She had me. It was Christmas Eve. They – my children’s grandparents – were staying at my house. She stormed upstairs, and when I took my little boy into his room where my parents were to sleep and where my mother was sitting on the bed fuming, to get pajamas, she yelled at us, “Get out of here!”


“Say goodnight to your Nana,” I told my very confused son.


And then I put the children to bed. It was late, and I still had the kitchen clean-up waiting and the Santa gifts to arrange. The cookies for Santa to eat, the crumbs to leave, the milk to drink. The Santa note to write, in red ink, with the curly-cue script my mother had scrawled on my own Santa notes so many years before.


My father tried to mediate. “She wants to talk to you,” he said. “But she won’t do it here. She won’t do it on your turf. She wants to go outside.”


“Fine,” I said.


My parents led the way down the many stairs to the curb.


My brother and I followed.


“Get in the car,” my mother said.


Really? I thought. Does she imagine my brother and I are going to get into the back seat of their car while she and my father drive us around like we were kids?


“No,” I said. “I’m not getting into your car.”


We stood on the curb, and then on the street.


My mom came right at me, yelling and shaking her finger in my face.


“Mom,” I said, calmly at first, “Get your finger out of my face.”


“Don’t you tell ME what to do!” she hissed.


It was all I could take. All this, I thought, because I had had the audacity to stand up to her – to try and stop her outrageous behavior.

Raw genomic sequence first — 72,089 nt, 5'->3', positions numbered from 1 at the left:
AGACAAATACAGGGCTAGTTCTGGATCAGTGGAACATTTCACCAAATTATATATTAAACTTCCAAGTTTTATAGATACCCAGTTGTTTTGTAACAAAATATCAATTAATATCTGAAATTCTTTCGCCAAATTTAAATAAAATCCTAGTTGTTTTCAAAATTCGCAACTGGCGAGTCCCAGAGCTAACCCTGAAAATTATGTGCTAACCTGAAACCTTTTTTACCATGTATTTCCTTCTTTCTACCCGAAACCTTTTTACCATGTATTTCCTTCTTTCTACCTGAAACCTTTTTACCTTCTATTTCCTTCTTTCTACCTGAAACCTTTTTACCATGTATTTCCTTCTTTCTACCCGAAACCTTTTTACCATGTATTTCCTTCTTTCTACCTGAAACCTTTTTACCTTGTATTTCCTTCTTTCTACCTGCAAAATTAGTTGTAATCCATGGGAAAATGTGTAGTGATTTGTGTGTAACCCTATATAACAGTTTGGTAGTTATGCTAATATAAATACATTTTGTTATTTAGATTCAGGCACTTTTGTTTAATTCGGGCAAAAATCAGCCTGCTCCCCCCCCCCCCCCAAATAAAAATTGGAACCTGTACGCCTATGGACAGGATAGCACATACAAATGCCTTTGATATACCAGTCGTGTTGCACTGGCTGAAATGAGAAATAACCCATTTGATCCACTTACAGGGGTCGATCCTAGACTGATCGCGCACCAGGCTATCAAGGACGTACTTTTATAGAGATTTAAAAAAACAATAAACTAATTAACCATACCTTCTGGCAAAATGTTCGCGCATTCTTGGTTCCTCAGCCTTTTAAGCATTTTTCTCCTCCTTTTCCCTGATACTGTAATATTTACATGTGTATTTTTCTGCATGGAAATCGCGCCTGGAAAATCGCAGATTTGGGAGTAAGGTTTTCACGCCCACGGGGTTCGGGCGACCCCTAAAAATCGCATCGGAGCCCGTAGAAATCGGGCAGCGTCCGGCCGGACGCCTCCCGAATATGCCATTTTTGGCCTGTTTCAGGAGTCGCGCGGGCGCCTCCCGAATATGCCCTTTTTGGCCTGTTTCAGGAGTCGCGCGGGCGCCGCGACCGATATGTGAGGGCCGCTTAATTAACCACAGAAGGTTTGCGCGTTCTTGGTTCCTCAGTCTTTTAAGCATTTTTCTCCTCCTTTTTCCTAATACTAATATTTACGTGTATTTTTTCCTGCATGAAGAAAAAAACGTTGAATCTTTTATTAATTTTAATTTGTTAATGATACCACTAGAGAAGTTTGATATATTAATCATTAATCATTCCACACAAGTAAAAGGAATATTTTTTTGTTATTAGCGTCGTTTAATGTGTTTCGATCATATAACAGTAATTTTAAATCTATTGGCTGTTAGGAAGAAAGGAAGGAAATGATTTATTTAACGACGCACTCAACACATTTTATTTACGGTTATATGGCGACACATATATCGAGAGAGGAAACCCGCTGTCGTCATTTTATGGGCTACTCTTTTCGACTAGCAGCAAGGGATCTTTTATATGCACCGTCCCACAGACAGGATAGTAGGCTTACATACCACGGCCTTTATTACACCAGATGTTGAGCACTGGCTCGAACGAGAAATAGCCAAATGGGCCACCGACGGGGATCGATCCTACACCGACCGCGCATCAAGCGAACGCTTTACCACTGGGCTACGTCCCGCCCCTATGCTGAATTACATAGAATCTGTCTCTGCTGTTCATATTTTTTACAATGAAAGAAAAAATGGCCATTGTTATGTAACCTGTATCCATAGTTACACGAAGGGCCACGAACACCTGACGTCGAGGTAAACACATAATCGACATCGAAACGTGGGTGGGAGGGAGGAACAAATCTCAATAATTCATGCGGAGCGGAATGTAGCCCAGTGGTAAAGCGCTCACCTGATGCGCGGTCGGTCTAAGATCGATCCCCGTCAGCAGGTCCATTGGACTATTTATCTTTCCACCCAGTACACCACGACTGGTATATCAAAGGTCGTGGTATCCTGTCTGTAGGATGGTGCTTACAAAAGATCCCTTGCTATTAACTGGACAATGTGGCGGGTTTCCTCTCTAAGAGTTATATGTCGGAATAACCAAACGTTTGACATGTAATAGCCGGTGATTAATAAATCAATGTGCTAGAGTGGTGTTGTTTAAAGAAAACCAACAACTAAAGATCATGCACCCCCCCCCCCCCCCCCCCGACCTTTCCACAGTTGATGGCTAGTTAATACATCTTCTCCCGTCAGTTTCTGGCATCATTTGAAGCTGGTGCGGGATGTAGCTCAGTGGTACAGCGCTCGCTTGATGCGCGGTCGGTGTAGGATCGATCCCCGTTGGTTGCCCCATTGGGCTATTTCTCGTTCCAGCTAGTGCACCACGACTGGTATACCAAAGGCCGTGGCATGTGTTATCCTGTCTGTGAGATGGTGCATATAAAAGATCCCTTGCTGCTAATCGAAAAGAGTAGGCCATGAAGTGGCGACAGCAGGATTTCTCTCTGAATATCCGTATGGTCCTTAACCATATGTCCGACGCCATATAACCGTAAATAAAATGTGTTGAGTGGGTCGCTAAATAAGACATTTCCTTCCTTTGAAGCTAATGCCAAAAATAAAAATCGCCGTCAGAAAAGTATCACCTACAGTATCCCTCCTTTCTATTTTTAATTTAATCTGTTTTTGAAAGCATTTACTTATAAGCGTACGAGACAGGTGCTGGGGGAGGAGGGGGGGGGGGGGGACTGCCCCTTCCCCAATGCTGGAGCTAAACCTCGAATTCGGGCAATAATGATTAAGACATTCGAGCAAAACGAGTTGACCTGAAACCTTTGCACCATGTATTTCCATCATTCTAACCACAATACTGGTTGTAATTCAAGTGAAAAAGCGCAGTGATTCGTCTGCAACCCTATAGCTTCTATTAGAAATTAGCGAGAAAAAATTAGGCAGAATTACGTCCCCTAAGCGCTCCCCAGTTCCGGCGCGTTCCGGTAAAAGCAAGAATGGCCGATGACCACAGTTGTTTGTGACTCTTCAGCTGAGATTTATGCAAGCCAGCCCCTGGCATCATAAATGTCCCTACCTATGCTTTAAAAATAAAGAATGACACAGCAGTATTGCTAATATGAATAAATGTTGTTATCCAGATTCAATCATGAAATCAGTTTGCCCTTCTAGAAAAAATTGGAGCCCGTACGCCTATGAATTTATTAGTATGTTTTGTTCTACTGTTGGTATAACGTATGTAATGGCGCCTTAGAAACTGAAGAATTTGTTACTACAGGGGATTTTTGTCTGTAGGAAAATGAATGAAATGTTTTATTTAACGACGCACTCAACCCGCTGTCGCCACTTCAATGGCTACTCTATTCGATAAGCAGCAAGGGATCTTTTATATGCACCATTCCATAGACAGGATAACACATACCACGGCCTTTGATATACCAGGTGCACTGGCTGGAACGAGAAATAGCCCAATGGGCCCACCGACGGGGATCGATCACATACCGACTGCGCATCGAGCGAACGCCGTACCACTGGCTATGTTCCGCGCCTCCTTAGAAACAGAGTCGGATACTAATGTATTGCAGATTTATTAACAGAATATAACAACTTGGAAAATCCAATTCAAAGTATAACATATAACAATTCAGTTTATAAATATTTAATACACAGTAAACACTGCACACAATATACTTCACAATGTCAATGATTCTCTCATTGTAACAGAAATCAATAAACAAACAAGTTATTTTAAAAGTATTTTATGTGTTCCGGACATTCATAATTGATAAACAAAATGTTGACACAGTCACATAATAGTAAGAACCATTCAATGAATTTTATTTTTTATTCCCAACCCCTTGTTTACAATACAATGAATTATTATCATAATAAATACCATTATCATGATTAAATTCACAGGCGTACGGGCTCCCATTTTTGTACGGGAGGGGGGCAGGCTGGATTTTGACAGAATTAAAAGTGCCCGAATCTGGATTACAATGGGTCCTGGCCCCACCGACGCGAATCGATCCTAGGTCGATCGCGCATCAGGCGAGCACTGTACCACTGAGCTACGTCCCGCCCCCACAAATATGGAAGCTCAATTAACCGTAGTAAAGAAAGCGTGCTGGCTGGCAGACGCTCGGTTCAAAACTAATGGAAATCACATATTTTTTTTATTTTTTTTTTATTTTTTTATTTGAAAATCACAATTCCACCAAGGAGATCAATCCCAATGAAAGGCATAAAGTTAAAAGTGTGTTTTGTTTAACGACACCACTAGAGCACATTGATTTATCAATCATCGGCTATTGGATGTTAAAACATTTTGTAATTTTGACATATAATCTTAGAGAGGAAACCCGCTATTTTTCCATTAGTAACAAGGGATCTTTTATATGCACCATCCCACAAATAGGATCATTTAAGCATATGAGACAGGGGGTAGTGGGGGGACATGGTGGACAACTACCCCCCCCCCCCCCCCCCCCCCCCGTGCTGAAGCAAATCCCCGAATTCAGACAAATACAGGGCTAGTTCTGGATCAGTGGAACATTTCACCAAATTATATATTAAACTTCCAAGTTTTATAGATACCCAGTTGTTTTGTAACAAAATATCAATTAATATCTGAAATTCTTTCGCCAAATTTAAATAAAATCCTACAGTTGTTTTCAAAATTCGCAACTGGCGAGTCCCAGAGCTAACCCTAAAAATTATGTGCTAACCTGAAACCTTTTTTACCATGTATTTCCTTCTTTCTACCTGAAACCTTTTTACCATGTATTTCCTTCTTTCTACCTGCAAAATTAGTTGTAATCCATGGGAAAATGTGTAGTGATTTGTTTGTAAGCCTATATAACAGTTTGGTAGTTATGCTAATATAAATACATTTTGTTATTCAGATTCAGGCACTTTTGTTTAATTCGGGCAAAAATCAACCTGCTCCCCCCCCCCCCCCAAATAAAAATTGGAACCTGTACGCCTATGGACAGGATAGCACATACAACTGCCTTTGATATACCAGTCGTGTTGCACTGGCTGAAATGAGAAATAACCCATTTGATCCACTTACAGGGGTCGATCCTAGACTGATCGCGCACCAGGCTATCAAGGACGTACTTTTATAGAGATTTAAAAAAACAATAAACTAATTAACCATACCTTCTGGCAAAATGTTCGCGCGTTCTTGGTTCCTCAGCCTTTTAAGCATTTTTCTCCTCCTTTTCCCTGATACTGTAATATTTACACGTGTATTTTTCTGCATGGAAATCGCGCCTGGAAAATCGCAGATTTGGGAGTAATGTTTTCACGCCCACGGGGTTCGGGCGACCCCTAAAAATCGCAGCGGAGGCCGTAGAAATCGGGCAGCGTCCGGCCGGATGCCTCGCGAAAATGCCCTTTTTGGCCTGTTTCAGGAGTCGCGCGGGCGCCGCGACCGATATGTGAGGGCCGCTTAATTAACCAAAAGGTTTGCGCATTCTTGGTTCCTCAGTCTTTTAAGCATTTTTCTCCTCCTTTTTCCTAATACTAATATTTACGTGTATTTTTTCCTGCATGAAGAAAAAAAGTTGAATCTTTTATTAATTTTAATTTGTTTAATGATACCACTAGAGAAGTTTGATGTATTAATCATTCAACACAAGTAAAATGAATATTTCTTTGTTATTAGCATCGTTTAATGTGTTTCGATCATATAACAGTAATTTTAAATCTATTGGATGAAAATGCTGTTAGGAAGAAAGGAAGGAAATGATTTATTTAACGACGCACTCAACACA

I turned to my poor, tired father. And I grabbed his jacket by the lapels, and shook him hard.  Do something, old man! I wanted to scream. But instead, I said through gritted teeth, “TELL. HER. TO. GET. HER. FUCKING. FINGER. OUT. OF. MY. FACE. OR. I’M. GOING. TO. KICK. HER. OUT. OF. MY. FUCKING. HOUSE. I. SWEAR. TO. GOD!!”


It was all too much, like by about 30 years, too much.


My mother – seeing that she had pushed me finally to the edge – lunged at me. We were toe to toe, screaming til it burned in my throat, until my brother pulled me away, afraid that I might finally do the unthinkable and hit her.


“You don’t love me,” she spat. “You’ve never loved me.”


With this, I lost my shit. I felt like a cartoon. Like the cartoon where the wolf’s eyes pop out of its head, its mouth opens, its teeth jump out, the teeth open and the tongue jumps out, and then all of it just falls to dust.


Hearing her say this to me – again – made me split right in two.


I had on a hat. And I snatched it off my head. I was suddenly a whirling dervish, spinning around, punching the air, snapping the hat, speaking in tongues.